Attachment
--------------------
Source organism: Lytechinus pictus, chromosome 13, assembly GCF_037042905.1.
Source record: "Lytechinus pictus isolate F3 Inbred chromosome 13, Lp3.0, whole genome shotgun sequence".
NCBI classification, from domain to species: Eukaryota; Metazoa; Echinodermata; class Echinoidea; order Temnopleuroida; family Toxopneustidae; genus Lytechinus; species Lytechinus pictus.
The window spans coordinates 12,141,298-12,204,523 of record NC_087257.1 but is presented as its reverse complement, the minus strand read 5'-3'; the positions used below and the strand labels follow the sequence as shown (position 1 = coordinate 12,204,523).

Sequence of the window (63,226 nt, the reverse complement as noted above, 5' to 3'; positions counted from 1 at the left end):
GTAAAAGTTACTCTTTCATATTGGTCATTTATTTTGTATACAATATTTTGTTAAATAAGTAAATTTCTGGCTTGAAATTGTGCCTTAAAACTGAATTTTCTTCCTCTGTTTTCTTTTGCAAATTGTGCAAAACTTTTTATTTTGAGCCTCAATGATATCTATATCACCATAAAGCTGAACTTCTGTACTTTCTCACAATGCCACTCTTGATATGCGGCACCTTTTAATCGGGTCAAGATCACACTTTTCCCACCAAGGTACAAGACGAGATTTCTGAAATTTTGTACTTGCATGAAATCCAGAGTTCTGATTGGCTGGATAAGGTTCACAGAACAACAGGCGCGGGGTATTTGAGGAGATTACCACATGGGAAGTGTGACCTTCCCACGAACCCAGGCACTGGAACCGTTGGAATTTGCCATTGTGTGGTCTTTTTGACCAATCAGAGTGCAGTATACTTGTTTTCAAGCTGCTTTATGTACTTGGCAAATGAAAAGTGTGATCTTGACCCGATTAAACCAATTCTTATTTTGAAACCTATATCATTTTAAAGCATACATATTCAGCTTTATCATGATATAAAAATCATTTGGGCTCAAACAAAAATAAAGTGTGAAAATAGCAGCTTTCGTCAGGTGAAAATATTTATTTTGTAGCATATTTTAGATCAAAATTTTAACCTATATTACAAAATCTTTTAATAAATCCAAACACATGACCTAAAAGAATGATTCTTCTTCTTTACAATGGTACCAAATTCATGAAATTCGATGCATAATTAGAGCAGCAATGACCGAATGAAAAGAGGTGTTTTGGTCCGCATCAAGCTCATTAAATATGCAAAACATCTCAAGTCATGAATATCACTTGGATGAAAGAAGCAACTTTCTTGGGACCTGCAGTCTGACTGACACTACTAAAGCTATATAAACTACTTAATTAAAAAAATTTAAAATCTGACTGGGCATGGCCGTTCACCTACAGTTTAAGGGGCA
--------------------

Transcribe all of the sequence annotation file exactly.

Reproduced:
Source organism: Lytechinus pictus, chromosome 13, assembly GCF_037042905.1.
Source record: "Lytechinus pictus isolate F3 Inbred chromosome 13, Lp3.0, whole genome shotgun sequence".
NCBI classification, from domain to species: Eukaryota; Metazoa; Echinodermata; class Echinoidea; order Temnopleuroida; family Toxopneustidae; genus Lytechinus; species Lytechinus pictus.
The window spans coordinates 12,141,298-12,204,523 of record NC_087257.1 but is presented as its reverse complement, the minus strand read 5'-3'; the positions used below and the strand labels follow the sequence as shown (position 1 = coordinate 12,204,523).

Sequence of the window (63,226 nt, the reverse complement as noted above, 5' to 3'; positions counted from 1 at the left end):
GTAAAAGTTACTCTTTCATATTGGTCATTTATTTTGTATACAATATTTTGTTAAATAAGTAAATTTCTGGCTTGAAATTGTGCCTTAAAACTGAATTTTCTTCCTCTGTTTTCTTTTGCAAATTGTGCAAAACTTTTTATTTTGAGCCTCAATGATATCTATATCACCATAAAGCTGAACTTCTGTACTTTCTCACAATGCCACTCTTGATATGCGGCACCTTTTAATCGGGTCAAGATCACACTTTTCCCACCAAGGTACAAGACGAGATTTCTGAAATTTTGTACTTGCATGAAATCCAGAGTTCTGATTGGCTGGATAAGGTTCACAGAACAACAGGCGCGGGGTATTTGAGGAGATTACCACATGGGAAGTGTGACCTTCCCACGAACCCAGGCACTGGAACCGTTGGAATTTGCCATTGTGTGGTCTTTTTGACCAATCAGAGTGCAGTATACTTGTTTTCAAGCTGCTTTATGTACTTGGCAAATGAAAAGTGTGATCTTGACCCGATTAAACCAATTCTTATTTTGAAACCTATATCATTTTAAAGCATACATATTCAGCTTTATCATGATATAAAAATCATTTGGGCTCAAACAAAAATAAAGTGTGAAAATAGCAGCTTTCGTCAGGTGAAAATATTTATTTTGTAGCATATTTTAGATCAAAATTTTAACCTATATTACAAAATCTTTTAATAAATCCAAACACATGACCTAAAAGAATGATTCTTCTTCTTTACAATGGTACCAAATTCATGAAATTCGATGCATAATTAGAGCAGCAATGACCGAATGAAAAGAGGTGTTTTGGTCCGCATCAAGCTCATTAAATATGCAAAACATCTCAAGTCATGAATATCACTTGGATGAAAGAAGCAACTTTCTTGGGACCTGCAGTCTGACTGACACTACTAAAGCTATATAAACTACTTAATTAAAAAAATTTAAAATCTGACTGGGCATGGCCGTTCACCTACAGTTTAAGGGGCA